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Jamie Tarses doesn't get enough credit for her positive impact on NBC and ABC

  • Tarses, the first woman to run a major network entertainment division who died Monday at age 56, is credited with shepherding hit shows like Mad About You, Friends and Frasier at NBC. But her three years programming ABC, from 1996 to 1999, were so rocky, leading to her quitting, that her tenure might look like a disaster. Even though she only had one breakout hit in Dharma & Greg and one critically acclaimed show in Sports Night, she did a good job making ABC more competitive, says Michael Schneider. "As the New York Times’ Bill Carter noted in 1999, but has perhaps been lost to memory over time, NBC arguably lost its way in comedy after Tarses left for ABC, and Tarses departed the Alphabet network in much better shape (and ready for a younger-demo future, which it capitalized on in the 2000s) than when she arrived," says Schneider. "She doesn’t get enough credit for that, perhaps due to those salacious headlines (and, fair enough, perhaps how she handled that scrutiny)." Schneider adds: "Free of the press microscope as an entertainment president, Tarses reinvented herself as a successful producer, having landed many shows on the air in subsequent years. Some former network toppers disappear after leaving that gig, but Tarses in many ways became even more successful doing more of what she did best: Taking brilliant creators’ ideas and helping turn them into TV shows. That notably included several shows for Turner, including My Boys, Men at Work, Hawthorne and Franklin & Bash. She helped shepherd one of the greatest comedies of the 2010s, ABC’s gone-too-soon Happy Endings. And Tarses was busy right up to her passing, via Amazon Prime Video’s The Wilds and Disney Plus’ The Mysterious Benedict Society.”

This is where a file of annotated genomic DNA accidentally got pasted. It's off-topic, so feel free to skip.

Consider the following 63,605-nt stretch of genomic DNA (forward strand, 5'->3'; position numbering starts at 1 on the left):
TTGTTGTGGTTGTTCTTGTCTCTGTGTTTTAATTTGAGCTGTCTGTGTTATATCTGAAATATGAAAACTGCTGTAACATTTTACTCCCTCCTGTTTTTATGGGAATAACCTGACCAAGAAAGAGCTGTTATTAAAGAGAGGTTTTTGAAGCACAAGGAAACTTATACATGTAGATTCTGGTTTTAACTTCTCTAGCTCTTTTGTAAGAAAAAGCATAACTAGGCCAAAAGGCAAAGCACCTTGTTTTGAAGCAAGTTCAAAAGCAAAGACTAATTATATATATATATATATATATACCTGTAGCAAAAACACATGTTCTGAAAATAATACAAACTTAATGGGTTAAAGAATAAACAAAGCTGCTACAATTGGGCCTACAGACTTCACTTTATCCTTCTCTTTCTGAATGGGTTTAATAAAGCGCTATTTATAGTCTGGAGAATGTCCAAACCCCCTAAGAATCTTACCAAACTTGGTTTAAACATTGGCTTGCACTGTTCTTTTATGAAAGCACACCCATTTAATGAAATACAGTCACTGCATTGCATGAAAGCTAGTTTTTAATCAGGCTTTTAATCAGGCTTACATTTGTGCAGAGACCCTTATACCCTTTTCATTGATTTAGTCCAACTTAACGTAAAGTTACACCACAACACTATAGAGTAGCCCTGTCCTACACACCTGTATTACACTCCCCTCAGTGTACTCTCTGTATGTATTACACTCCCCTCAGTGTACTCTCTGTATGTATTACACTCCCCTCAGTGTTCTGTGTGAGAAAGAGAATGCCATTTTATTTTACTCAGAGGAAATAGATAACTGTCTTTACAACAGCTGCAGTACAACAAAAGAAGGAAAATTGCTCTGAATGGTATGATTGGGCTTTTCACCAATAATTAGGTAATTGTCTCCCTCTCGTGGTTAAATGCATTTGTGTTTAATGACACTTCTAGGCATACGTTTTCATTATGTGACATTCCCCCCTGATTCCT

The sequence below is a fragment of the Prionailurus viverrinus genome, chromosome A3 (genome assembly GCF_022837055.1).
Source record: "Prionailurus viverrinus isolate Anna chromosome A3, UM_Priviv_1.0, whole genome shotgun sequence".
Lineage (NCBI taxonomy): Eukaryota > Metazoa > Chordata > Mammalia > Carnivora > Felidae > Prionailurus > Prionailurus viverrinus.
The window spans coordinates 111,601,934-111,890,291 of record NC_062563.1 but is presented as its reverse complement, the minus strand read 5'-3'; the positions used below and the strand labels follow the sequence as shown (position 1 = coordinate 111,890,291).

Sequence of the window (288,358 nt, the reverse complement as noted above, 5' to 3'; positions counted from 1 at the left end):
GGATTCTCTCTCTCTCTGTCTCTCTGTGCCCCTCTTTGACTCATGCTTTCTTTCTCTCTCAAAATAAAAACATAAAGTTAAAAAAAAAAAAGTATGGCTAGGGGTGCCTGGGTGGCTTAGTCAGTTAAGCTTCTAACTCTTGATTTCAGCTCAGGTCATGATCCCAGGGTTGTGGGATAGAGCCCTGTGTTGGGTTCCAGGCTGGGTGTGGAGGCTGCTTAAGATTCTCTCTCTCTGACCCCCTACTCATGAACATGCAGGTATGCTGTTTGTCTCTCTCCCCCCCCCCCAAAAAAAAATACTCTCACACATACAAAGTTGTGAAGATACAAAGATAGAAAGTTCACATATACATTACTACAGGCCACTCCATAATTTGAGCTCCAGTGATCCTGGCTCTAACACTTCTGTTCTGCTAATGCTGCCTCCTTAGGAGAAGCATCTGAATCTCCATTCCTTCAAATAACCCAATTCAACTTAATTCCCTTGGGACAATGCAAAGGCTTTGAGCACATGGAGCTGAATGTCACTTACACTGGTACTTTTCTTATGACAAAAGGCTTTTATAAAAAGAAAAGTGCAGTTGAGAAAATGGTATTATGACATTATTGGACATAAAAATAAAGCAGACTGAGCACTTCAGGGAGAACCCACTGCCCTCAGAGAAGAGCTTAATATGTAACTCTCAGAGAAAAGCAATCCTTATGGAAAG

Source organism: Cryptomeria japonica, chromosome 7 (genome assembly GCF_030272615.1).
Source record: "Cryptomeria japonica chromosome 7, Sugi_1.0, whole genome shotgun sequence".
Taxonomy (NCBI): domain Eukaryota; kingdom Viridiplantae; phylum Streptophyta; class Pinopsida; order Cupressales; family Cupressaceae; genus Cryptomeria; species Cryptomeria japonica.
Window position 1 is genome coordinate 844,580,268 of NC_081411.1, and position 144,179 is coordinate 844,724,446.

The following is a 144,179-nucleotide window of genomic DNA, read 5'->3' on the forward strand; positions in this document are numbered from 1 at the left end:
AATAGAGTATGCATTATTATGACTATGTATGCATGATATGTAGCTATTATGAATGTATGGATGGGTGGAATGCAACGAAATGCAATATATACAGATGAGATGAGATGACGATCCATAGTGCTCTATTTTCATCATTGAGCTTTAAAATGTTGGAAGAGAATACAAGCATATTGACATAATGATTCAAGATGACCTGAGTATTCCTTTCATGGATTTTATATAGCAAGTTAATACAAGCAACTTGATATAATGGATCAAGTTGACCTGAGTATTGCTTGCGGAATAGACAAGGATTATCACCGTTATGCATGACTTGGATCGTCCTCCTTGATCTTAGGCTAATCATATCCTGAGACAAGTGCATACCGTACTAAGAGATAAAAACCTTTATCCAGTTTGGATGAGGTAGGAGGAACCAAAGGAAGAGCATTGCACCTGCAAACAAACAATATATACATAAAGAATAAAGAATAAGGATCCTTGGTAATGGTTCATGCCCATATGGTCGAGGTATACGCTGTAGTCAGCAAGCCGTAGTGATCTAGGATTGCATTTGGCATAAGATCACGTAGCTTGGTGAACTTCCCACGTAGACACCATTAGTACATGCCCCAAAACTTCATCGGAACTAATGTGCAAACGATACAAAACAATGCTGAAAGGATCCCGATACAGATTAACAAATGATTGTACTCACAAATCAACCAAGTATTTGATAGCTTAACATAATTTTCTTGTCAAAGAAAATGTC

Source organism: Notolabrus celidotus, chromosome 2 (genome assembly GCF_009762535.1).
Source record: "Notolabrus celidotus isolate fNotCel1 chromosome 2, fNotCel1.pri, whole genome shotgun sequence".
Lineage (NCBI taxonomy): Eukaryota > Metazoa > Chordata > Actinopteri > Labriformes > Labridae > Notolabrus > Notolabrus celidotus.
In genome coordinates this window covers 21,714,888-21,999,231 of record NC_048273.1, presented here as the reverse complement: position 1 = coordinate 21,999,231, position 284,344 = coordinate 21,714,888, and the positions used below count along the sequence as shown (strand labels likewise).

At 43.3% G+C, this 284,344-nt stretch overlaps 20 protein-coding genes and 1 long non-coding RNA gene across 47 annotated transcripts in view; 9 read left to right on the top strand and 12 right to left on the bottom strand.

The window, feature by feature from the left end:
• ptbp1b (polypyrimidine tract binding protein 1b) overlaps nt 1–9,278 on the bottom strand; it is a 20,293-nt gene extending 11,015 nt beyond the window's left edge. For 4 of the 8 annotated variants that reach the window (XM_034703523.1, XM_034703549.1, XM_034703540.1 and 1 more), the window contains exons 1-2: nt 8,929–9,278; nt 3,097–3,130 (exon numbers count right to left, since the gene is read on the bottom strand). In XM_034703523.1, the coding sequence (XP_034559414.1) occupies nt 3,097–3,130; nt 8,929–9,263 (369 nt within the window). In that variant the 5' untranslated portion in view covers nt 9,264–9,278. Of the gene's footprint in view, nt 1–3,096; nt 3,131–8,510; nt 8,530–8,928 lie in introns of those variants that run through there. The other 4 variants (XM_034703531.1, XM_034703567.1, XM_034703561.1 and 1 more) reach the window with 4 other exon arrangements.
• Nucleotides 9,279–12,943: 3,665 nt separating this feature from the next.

TOPICS: Jamie Tarses